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  • Ability Over Appearance: they originally wanted a guy for Ripley, but Sigourney Weaver owns the role.
  • Beam Me Up, Scotty: In Aliens, Ripley doesn't say "Nuke it from orbit. It's the only way to be sure.", she says "I say we take off and nuke the entire site from orbit. It's the only way to be sure.". What's worse is that the line is often attributed only to Hicks instead, who was repeating it in concurrence with Ripley.
  • Casting Gag: Jenette Goldstein (who played Private Vasquez) originally thought Aliens was going to be a drama about immigration and showed up to audition wearing short skirt and high heels. This incident was directly referred to in a crack Hudson made about Vasquez during the briefing.

 Hudson: Excuse me, did someone say 'aliens'? She thought they said illegal aliens and signed up!

  • Creator Backlash:
  • The Danza: All the actors playing Marines in Aliens (except Michael Biehn) used their real first names for their characters.
  • Development Hell: The tale of Alien³'s development is the stuff of industry legend, and a prime example of Executive Meddling in full force. A rotating lineup of directors who all got shunted aside by FOX, delays, reshoots, disastrous test screenings, tensions between FOX and (then-newbie) director David Fincher, a "pay-or-play" deal between the studio and Sigourney Weaver, Fincher getting locked out of the editing room, executives and writers at odds as to how the story would play out, months spent building sets that had to be shoehorned into a completely different script...it all added to a giant mess in its development.
  • Dueling Movies: Alien: Resurrection with Deep Rising.
  • Dyeing for Your Art: In Aliens, all the actors who played the Marines attended a two-week training session with S.A.S. officers, except Michael Biehn, who was a last-minute addition. The other main actors, Sigourney Weaver, Paul Reiser, and William Hope, were deliberately excluded from training, to generate a sense of detachment between their characters and the Marines.
  • Executive Meddling: The second film had many scenes cut from it (though they were restored later in the home video release of the film) that expand upon many plot points in the film. The third and fourth films were crippled by executive meddling and Alien Vs Predator was also ruined by it, due to the studio wanting a PG-13 film (the DVD version ended up being "unrated" though basically the same movie save for several seconds of minor gore restored). Note that, Joss's complaints to the contrary, the script to the fourth movie is substantially the same as the one he handed over. It's the rest of the project that got screwed up.
  • Fan Nickname:
    • Alien3 tends to be jokingly referred to as Alien Cubed among the fandom due to the inexplicable superscript use of the number 3 in the movie's title.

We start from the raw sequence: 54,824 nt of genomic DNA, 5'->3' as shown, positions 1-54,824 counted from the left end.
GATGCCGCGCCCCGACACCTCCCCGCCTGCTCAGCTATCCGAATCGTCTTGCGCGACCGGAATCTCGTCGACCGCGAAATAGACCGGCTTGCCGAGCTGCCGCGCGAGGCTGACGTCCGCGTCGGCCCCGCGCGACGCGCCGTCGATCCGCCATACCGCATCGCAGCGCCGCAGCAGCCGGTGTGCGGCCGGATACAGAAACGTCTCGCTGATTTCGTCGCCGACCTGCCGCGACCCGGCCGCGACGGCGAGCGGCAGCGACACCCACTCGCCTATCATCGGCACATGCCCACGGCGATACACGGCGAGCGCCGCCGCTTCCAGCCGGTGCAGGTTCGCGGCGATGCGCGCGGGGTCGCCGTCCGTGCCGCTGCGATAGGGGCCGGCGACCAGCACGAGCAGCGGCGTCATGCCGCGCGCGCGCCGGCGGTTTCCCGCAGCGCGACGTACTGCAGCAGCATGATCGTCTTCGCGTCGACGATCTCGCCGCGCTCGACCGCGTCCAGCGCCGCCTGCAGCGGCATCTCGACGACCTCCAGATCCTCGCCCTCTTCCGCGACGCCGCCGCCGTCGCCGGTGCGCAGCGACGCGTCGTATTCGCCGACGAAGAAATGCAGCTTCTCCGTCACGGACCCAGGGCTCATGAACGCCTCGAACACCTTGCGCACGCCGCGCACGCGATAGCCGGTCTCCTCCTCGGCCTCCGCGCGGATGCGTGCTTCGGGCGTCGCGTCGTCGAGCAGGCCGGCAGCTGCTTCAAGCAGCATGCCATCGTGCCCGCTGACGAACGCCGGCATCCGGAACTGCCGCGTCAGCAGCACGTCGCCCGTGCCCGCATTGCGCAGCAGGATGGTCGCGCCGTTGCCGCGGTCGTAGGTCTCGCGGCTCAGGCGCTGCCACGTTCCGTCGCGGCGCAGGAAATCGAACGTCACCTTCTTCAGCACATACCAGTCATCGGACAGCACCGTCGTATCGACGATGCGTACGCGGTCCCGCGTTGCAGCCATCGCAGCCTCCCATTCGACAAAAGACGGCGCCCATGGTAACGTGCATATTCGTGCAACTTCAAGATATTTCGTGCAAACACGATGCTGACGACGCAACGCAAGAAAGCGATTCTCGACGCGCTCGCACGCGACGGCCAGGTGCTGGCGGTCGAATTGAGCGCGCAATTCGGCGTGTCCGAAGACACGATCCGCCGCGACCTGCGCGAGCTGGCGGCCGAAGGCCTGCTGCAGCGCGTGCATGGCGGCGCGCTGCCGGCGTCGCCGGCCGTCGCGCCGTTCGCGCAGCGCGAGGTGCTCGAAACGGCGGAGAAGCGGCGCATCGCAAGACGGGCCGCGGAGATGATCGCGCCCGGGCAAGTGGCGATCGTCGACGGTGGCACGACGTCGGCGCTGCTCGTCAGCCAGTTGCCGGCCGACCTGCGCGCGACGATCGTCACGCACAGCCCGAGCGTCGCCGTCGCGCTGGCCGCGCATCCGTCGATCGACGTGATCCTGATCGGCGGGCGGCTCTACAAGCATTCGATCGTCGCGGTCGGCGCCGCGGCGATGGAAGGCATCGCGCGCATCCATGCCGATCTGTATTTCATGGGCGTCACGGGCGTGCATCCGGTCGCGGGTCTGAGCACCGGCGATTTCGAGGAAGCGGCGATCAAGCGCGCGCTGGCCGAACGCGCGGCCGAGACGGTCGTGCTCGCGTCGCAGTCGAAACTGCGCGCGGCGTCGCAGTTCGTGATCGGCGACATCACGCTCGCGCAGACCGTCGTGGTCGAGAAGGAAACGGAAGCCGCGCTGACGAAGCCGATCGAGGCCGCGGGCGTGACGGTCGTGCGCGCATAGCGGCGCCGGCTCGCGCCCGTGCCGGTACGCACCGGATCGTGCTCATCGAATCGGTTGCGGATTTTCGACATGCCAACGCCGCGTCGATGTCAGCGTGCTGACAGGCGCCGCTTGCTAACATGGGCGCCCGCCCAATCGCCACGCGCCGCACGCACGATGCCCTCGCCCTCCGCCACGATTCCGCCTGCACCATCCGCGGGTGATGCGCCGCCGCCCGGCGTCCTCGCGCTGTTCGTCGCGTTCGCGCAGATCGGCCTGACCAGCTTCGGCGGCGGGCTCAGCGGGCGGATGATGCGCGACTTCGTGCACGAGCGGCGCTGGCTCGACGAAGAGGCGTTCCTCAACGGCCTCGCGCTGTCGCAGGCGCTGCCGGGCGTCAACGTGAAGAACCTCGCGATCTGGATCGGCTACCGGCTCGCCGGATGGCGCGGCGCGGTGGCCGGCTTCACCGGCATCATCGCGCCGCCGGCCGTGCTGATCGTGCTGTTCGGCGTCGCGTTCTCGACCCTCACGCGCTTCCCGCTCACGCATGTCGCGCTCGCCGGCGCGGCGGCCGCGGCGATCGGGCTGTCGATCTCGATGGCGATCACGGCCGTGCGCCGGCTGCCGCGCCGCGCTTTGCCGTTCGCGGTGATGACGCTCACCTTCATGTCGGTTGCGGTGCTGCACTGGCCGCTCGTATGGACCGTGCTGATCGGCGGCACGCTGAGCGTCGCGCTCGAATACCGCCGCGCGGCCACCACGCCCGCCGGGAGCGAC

• Space Jockey - the alien pilot aboard the derelict ship -- extended to the rest of his race, as well. Derived from a name used by the film crew; in the canon, it's never named.
    • Xenomorph - Used once, among many other words, to describe the aliens in the franchise, this word stuck as the standard term used by fans.
      • As a matter of fact, none of the life cycle stages (i.e. Facehugger, Chestburster, Drone) were ever officially named. They were given Fan Nicknames which simply stuck.
  • The Great Politics Mess-Up - As everybody knows, Weyland-Yutani is a combination of motoring conglomerate British Leyland and generic Japanese. Ah, British Leyland, that pride of the nation, a household name for decades and trailblazer for the world, such an unstoppable industrial force would surely spread its Mega Corp tentacles across the galaxy for sci-fi centuries to come. Thing is, this film was released in 1979 and British Leyland went bankrupt in 1975. For Britons, the fall of a once proud company was the ultimate symbol of the Britain's postwar decline - at least, if you're old enough to have heard of the company in the first place. For Americans, two words - General Motors.
    • Oh, and Japan tanked in the '90s too. But the Asian half of the equation is fine. In 2009, the shattered remnants of British Leyland went bankrupt one last time - and were bought out by the Chinese.
    • Actually, this is a bit more complex than it seems. Whilst Leyland went into Bankruptcy in 1975, it didn't become defunct until 1986. Ron Cobb was aware of Leyland's bankruptcy's as the following quote shows. "I wanted to imply that poor old England is back on its feet and has united with the Japanese, who have taken over the building of spaceships the same way they have now with cars and supertankers"
  • Hey, It's That Guy!
  • The Other Marty: James Remar was originally cast as Hicks in Aliens, but was replaced with Michael Biehn after a few days filming. A few shots of Remar (mostly from behind) made it into the final product.
  • Throw It In: The "Game over, man!" line from Aliens was improvised.
  • Trope Namer: These movies named the following tropes:
  • What Could Have Been:
    • Harrison Ford turned down the role of Captain Dallas in Alien.
    • Alien 3 went through several writers, including William Gibson, Eric Red, David Twohy and Vincent Ward, before the final shooting script was thrown together using parts of all the previous drafts (mainly the latter three). Summaries of each can be found at The Other Wiki. For interested parties, the full version of Gibson's draft can be found here.
    • There were brief talks of James Cameron's interest in writing a script for a possible Alien 5 with Ridley Scott interested in directing, but Fox chose to focus on Alien vs. Predator instead.
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